Monday, November 12, 2012

R/V Melville day 3

Day 3: Question of the day

How many hours of sleep do you get? How much free time do you have?           -Vanessa Aguilar

- The past couple of nights i have had great sleep, I have gotten between 7-9 hours per night. The amount you get all depends on what time you go to bed, last night I stayed up talking to the two chief scientist ( Ruth Musgrave and Amy Waterhouse). I was asking them about what we are studying and obtained a lot of information on internal waves, the differences in tides (Barotropic / Baroclinic)*, and mixing that occurs within the ocean.  So i went to bed around 2330 (11:30 pm) showered and was asleep by 2400 (12 pm midnight) I woke up at 0700 for breakfast and got about 7 full hours of sleep. 
-Within the next couple of days we (the scientist and volunteers) will be starting our shifts (watches) and my shift is from 2000 - 0400 so from 8:30 pm to 4 am (coffee will definitely be my friend) and I will sleep through the morning. 
-As of now any time could really be considered free time but myself and the other volunteers are working on deck as much as possible taking advantage of the beautiful weather and obtaining new skills. I believe when my watch starts i will have all afternoon every day to relax, enjoy and work on homework.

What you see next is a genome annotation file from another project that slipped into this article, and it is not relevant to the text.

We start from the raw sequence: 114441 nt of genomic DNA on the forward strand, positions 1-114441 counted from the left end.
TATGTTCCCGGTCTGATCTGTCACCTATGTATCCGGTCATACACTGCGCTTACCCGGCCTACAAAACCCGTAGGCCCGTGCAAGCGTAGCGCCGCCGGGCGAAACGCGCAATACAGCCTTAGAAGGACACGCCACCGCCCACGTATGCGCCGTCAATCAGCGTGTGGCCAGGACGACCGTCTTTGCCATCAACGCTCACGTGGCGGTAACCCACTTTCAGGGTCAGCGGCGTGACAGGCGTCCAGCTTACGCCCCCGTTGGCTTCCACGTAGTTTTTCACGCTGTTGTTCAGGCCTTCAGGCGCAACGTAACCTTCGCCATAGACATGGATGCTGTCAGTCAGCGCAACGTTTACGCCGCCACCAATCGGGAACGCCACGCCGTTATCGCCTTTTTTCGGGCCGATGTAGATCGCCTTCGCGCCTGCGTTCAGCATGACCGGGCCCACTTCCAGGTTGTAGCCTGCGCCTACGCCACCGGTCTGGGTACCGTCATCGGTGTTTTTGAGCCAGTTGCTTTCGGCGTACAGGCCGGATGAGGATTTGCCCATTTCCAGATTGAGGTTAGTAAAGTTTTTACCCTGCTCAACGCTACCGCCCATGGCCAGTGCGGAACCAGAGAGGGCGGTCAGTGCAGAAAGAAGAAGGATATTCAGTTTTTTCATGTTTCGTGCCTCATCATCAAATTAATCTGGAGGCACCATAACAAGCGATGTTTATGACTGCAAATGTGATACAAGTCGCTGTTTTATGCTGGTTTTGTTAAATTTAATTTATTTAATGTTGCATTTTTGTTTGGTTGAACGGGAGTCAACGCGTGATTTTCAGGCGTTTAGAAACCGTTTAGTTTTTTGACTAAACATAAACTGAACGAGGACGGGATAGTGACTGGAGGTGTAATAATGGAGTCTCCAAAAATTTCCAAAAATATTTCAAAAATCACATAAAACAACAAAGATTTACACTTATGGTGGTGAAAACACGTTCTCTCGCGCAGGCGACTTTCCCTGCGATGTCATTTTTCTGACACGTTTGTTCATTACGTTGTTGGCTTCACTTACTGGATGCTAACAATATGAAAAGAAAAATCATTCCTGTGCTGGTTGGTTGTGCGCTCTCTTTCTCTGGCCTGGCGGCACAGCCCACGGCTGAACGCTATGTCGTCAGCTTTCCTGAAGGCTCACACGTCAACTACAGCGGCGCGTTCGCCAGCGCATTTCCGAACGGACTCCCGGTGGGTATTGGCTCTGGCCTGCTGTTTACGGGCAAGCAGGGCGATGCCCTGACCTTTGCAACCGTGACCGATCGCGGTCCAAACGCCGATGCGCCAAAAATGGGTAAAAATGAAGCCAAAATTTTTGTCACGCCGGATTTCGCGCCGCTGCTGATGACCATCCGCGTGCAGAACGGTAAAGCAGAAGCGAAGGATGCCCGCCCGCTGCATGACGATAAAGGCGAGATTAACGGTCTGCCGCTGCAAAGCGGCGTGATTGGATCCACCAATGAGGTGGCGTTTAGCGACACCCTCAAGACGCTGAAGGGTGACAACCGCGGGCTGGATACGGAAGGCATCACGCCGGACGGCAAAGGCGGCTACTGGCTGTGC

Todays accomplishments- 11/12/12

Today was more or less another prep day as we are still on route to our destination, however today we partially assembled the mooring lines. By organizing glass ball flotation devices, prepping the cable, testing ADCPs (A-acoustic D-doppler C-current P-profiler)  and also attaching temperature sensors to a select group of flotation devices that will be submerged at various depths. 

- After dinner we had another meeting where scientist Paul Chua described tomorrows mooring launch

 Tides- Ruth Musgrave*

Barotropic: Lunar and solar powered- have no variation with depth 
Baroclinic: Topography and wind powered - have variation with depth

*Barotropic tides cause Baroclinic tides*
Barotropic tides are the tides that go in and out they are caused by the gravitational pull of the moon and sun. Barotropic tides cause baroclinic tides with help from sub surface topography and wind.

Amy Waterhouse  and Jen Mackinnon double checking acoustic releases for tomorrows mooring  drop

Temperature sensors organized for all 3 moorings 

Chief scientist Ruth Musgrave (left) and Hanne Beate (left) reviewing data

Julie Alvarez spooling the mooring cable with help from Paul Chua 

Hanne Beate and Alfredo Wezel prepping a Long range ADCP in a mooring cage

Felipe Gomez and Michael Fuentes prepping a set of ADCPs

glass ball flotation devices wrapped in plastic "hard hat" protection  

Discussing and plotting ideal spots for each mooring

Map of Mendocino Ridge

Chief Scientist Ruth Musgrave reviewing the drop zone for a mooring in Eel Canyon
Paul Chua discussing tomorrows mooring deployment

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